Day three of Cali Roots featured the support of artists at many stages of their careers, but almost all of whom had a strong root in the festival, dubbed that day by Alborosie as “Montereggae.” As many of the artists performing were those who were just this year given their first opportunity to take the stage, it also highlighted a theme of the weekend as many acts who had started playing smaller stages earlier in their careers were given the opportunity to truly shine in the limelight. It embodied the feeling that Cali Roots has cultivated for so long where we feel a part of the artists’ journey because we see ourselves grow with them through the years. In an industry that relies so heavily on clout in curating festival lineups, Cali Roots has proven time and time again that it manufactures its own hype.
The day started off by ushering in a new generation with a sound unique all uniquely their own. Santa Barbara project Cydeways opened up on the Cali Roots stage to all who showed up as the gates opened. The band elated the audience with their unique brand of Surf Reggae with a punk-pop twist and an upbeat personality to match. Frontman Dustin Parks joked about the early set after he took a sip from his cup and stated “I’m drinking vodka at 11:00 am, this is pathetic. But it’s a festival, right?” In recognition of artists that influenced them outside of those who might be in line with the festival’s typical lineup, the group took a few minutes to cover “Mutt,” an early blink-182 cover. They ended their set on an upbeat note, playing their 2022 pop-punk hit “Down.”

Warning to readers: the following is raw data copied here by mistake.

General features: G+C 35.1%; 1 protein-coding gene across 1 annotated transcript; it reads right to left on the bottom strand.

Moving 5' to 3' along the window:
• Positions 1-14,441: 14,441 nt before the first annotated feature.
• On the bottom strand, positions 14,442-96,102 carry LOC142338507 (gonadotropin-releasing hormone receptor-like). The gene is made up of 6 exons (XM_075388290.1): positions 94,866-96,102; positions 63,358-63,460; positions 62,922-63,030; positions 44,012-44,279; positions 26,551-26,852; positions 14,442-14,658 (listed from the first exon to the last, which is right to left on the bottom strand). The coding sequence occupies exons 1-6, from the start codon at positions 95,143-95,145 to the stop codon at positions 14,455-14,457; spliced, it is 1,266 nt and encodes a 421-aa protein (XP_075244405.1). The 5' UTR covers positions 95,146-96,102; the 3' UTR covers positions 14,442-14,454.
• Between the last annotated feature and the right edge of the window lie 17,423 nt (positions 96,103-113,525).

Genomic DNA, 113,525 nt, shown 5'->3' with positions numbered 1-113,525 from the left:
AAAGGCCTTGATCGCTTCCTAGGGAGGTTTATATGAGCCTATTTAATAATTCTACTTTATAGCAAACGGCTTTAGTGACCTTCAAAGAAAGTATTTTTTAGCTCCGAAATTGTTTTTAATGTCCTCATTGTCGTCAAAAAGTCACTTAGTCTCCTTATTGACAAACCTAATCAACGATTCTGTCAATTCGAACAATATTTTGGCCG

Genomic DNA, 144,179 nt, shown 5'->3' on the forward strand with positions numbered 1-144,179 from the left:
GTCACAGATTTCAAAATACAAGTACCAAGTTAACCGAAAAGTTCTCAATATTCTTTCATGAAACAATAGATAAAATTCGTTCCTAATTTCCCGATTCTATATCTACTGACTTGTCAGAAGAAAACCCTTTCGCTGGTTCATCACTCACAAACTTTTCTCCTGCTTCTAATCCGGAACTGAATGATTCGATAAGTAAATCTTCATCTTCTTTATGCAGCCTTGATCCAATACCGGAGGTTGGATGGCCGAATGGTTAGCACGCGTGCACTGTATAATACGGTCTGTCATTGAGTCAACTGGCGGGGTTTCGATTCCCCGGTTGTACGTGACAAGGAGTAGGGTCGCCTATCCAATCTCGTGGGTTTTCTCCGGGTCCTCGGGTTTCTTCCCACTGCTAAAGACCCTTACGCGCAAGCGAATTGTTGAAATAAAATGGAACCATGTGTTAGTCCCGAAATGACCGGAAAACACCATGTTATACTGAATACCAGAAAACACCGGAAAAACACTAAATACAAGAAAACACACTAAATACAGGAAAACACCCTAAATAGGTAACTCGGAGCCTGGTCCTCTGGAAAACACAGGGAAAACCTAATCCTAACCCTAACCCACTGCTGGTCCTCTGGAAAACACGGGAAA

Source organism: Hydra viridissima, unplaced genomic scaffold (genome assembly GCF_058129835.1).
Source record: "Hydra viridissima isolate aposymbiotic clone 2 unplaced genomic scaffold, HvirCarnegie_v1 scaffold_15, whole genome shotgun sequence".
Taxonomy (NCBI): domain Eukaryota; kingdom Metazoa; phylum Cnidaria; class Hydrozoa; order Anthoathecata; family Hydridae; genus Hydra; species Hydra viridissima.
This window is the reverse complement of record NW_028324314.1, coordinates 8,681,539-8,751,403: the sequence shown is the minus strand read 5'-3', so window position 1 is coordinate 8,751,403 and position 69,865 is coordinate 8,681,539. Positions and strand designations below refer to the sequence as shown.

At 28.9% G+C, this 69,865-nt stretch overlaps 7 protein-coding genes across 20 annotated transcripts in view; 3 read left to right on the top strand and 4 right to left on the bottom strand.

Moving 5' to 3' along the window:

The fog appropriately rolled in on the Bowl stage mid-afternoon as festival promotor Dan Sheehan took the stage to personally announce the next artist, Collie Buddz. A favorite throughout the years, Sheehan let the fans in on a conversation he had with the artist years earlier, that the mainstay of the festival would continue to perform annually at Cali Roots indefinitely. The artist then took the stage to open his set with jubilance, starting by playing his early hit “Good Life.” The bowl was as full as it would be for any headliner as the artist orchestrated a show that embodied the very soul of the festival. In a tradition dating back to his last several Cali Roots sets, staff came out with hundreds of pizzas supplied by the artist, which were passed around through the crowd while he played “Come Around.” The show featured a collaborative spirit, as many artists joined onstage for various songs including Alborosie, Stick Figure, Chali 2na, and Jesse Royal. The collaborations were not limited to established artists, as he invited a member of the audience onstage with him to sing along to “Blind to You” with the fan reciting every lyric to the complicated piece perfectly. As the mastermind behind the series of albums “Cali Roots Riddim” which featured mainstays from the festival’s history, late in the set, Collie Buddz played his own solo contribution to the original 2020 album “Hold Firm.”